RESEARCH TOUR – Farmers, populism & climate action: Lessons from post-election Netherlands for the EU’s future agriculture and climate policies

We are inviting: Journalists based in Europe
03 Mar - 06 Mar 2024
Amsterdam, Netherlands and Brussels
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Populist leaders and parties are on the rise in many European countries. In the Netherlands, the far right politician Geert Wilders could become the next prime minister, with the BBB (Farmer-Citizen Movement) as a potential coalition partner, which got strong support from farmers who felt threatened by measures of the previous government and the EU. Following the Paris agreement and other activities to fight global warming, agriculture is gaining more attention from policymakers worldwide. Yet, while steps to reduce emissions in other sectors are also often difficult to implement, changes to farming and food production are particularly emotionally charged as recent protests in Germany proved. To complicate matters, much of the support for agriculture is set through the EU's Common Agricultural Policy (CAP) and accusing "Brussels" of hurting farmers' interests is a common trope in many member states.

While the coalition talks led by Wilders continue, politicians all over Europe try to find answers to populist challenges ahead of the EU elections in June. What follows from the fact that climate action is not a priority issue for most Dutch voters? What are the consequences of the EU’s Nature Restoration Law? How does the EU react to the surge of fake news, which is expected to further increase during the election campaigns? Clean Energy Wire offers journalists based in Europe a chance to find answers to these and other questions during a study trip to the Netherlands and Brussels on 3-6 March 2024.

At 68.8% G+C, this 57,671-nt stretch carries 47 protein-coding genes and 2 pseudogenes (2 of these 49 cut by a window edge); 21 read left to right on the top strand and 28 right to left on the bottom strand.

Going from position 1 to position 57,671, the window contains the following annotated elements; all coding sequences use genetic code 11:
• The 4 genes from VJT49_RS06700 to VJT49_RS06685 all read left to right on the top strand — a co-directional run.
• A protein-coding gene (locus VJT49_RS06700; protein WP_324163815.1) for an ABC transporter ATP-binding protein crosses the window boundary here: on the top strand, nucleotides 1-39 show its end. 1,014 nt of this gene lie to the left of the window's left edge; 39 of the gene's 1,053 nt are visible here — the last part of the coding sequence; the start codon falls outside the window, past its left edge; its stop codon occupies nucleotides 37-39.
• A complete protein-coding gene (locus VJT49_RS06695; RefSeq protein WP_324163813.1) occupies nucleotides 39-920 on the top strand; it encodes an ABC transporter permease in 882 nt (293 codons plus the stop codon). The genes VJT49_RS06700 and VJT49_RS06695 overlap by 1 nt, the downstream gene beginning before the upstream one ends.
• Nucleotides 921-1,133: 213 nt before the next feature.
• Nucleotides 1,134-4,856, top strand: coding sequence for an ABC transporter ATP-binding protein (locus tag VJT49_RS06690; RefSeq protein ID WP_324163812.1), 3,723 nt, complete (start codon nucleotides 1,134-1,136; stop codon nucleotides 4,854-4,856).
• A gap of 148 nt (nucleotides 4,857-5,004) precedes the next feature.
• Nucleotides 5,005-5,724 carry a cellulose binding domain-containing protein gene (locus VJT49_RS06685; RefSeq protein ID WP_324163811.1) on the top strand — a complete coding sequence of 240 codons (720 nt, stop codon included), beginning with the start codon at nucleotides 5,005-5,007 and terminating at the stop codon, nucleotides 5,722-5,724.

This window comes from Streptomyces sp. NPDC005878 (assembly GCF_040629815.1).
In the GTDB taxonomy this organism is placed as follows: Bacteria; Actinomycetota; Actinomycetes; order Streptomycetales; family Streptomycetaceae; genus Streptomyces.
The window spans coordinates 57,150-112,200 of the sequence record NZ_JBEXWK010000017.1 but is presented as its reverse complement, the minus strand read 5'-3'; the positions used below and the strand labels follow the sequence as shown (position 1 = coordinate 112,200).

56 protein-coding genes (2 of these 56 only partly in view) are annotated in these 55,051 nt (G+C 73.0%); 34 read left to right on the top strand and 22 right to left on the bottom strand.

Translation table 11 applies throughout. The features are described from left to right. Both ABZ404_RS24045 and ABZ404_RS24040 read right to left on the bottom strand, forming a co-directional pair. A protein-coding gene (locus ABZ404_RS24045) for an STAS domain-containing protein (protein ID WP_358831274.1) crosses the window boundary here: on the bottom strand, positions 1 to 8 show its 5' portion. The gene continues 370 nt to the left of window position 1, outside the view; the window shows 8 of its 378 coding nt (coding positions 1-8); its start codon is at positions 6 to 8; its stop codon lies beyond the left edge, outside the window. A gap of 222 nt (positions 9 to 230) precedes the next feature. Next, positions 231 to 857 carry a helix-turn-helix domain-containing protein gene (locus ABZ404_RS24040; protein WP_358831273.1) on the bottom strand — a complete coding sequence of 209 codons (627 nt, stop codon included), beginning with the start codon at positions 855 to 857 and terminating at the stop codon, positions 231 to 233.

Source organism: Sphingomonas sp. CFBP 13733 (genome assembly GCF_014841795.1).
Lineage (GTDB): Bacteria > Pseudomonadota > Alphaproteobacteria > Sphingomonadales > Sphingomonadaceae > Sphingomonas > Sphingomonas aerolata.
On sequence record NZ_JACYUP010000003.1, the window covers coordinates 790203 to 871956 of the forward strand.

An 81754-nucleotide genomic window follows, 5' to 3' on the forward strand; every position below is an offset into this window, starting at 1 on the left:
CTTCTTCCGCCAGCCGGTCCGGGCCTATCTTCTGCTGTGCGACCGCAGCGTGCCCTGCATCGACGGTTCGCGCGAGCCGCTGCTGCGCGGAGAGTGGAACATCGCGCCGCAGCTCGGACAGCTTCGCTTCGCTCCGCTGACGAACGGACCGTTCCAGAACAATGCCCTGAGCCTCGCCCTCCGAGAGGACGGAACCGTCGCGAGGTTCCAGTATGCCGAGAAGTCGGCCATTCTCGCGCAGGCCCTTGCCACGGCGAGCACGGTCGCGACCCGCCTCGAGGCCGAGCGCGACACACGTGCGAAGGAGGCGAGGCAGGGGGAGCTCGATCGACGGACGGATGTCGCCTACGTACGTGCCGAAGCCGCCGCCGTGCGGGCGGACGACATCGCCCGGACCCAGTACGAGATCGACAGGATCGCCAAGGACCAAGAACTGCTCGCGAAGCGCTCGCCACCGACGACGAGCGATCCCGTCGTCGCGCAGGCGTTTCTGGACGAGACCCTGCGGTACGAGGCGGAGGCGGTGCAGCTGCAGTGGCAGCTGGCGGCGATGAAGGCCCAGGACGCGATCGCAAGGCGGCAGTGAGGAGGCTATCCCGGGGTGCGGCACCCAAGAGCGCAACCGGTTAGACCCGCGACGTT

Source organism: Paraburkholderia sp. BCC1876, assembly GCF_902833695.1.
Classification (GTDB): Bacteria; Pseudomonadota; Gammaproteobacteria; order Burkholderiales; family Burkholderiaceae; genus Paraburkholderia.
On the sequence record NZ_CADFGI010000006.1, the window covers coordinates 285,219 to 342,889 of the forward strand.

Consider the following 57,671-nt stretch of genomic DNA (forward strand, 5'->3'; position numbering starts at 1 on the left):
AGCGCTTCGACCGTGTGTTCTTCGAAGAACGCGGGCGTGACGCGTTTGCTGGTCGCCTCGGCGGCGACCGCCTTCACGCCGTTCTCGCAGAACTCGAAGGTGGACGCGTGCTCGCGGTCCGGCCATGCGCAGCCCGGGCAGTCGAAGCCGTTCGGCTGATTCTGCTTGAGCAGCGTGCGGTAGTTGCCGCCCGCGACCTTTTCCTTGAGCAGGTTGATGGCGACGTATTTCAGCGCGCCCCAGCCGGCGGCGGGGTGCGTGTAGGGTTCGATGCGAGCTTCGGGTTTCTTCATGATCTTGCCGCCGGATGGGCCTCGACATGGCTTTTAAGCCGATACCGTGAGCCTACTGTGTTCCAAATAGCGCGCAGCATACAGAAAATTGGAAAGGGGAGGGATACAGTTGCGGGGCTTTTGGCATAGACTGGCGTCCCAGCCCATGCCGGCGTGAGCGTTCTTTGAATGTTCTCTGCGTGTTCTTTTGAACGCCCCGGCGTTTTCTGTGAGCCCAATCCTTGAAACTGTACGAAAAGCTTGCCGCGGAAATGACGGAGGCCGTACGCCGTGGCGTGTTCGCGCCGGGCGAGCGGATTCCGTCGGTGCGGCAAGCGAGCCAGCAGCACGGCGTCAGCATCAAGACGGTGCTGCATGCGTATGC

Old and new windmills in the Netherlands. Credit: Tim van der Kuip unsplash

Context: Which climate and energy topics were important in the election?

One of the main election issues was the future of agriculture and specifically the very high deposition of reactive nitrogen compounds. The Netherlands is the second largest exporter of agricultural products in the world after the United States. Agriculture is responsible for 15 percent of the country’s carbon emissions and plays a major role in its rising nitrogen pollution, together with the dense population and heavy traffic. The Netherlands’ nitrogen strategy contains measures for industry, agriculture, transport and the construction sector to reduce nitrogen deposition and improve the quality of nature. Nitrogen issues have triggered strong opposition to the EU Nature Restoration Law, as national politicians fear that new regulations could hamper economic activities, as they did during the so-called nitrogen crisis in 2019. While farming is one of the sectors most vulnerably affected by global warming worldwide, around 20 percent of the world’s greenhouse gas emissions still come from agriculture and land use activities.

For more information on the Dutch election outcome, including party stances, read CLEW's factsheet here.

What will happen next?

Even though the right-wing and populist PVV became the biggest party in the elections on 22 November, coalition forming can take months. A new government will have the difficult task to reduce nitrogen emissions, which are currently threatening nature areas. Meanwhile, the European Parliament, the Commission and the Council have agreed, after intense negotiations, on the Nature Restoration Law. The law has been under attack by populist parties all over Europe and also by parts of the mainstream conservative European People's Party (EPP), which especially oppose the requirement "to renature 10 percent of farmland." The law will now have to go through a final plenary vote in the European Parliament and will then have to be implemented by each member state.

Join CLEW’s research tour

A group of 16-20 journalists based in Europe will get the chance to take part in a tailor-made visit to the Netherlands. After a general introduction to the country’s contemporary history and politics, they will participate in face-to-face meetings with selected experts and politicians and will get the chance to establish direct contacts with politicians, experts and community leaders with different points of view and agendas. They will discuss Dutch domestic political issues and will assess the effects on the country of the EU Green Deal, the Nature Restoration Law and related policies. In Brussels, they will meet journalists and MEPs and will get guidance from the EP’s Media Services Unit for their future research.


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